Spelling versus Pronunciation
In German there are generally precise rules for spelling and pronunciation of words and, therefore, spelling is a good indicator of how the words ought to be pronounced. For instance, long vowels are usually either doubled (e.g., leer), or followed by a single consonant (e.g., mal) or silent h (e.g., mehr), whereas short vowels are typically followed by a double consonant (e.g., schnell). Check the section on German pronunciation for a complete guide.
German Spelling Reform
The aim of the controversial German spelling reform (Rechtschreibreform) of 1996 (revised in 2004, 2006 and 2011) was to simplify the spelling and punctuation rules but critics object that it made certain things yet more complicated. As a result, you can now find composite words with triple identical consonants such as the words Sperrrad (ratchet wheel), Schifffahrt (shipping) and even Flussschifffahrt (river transport with triple-s and triple-f), or with triple identical vowels like the word Kafeeernte (coffee harvest) and that certainly looks weird. So, do not be surprised when you find recently published German texts that do not obey all these new spelling rules. However, since you are learning German today learn the new rules. Below you will find links to resources providing further details on the latest German orthography reform:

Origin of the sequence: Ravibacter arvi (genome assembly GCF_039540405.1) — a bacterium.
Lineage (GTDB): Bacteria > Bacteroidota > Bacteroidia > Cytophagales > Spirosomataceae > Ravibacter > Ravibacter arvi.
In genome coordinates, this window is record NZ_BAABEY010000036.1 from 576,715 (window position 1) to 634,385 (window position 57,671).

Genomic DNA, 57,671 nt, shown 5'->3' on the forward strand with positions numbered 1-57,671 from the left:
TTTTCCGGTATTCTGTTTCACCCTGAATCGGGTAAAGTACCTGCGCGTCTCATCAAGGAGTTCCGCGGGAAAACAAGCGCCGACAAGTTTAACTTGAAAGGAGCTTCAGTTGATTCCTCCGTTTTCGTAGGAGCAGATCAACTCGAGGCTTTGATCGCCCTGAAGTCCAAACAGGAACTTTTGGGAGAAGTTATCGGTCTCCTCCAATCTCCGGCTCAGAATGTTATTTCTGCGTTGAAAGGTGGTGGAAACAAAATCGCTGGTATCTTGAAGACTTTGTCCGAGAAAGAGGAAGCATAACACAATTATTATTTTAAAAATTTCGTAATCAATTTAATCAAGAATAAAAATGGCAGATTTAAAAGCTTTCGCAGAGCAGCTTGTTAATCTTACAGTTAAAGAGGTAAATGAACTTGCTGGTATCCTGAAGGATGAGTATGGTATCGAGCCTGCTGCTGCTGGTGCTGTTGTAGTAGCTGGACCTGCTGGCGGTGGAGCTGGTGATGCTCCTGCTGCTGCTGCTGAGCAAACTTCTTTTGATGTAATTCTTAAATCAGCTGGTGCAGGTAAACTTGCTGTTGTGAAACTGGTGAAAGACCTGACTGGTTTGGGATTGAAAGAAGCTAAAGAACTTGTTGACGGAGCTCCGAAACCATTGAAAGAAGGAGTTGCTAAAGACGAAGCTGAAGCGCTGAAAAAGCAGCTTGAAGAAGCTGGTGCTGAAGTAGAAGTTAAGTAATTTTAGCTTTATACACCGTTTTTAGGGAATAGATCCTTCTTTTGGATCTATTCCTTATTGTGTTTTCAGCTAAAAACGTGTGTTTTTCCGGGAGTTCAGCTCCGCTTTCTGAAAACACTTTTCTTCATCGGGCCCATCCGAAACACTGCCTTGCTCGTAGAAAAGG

- German Orthography Reform of 1996 from Wikipedia describes the history of the German spelling and punctuation reform, discusses its controversial points and provides explanations of the most important changes it introduced.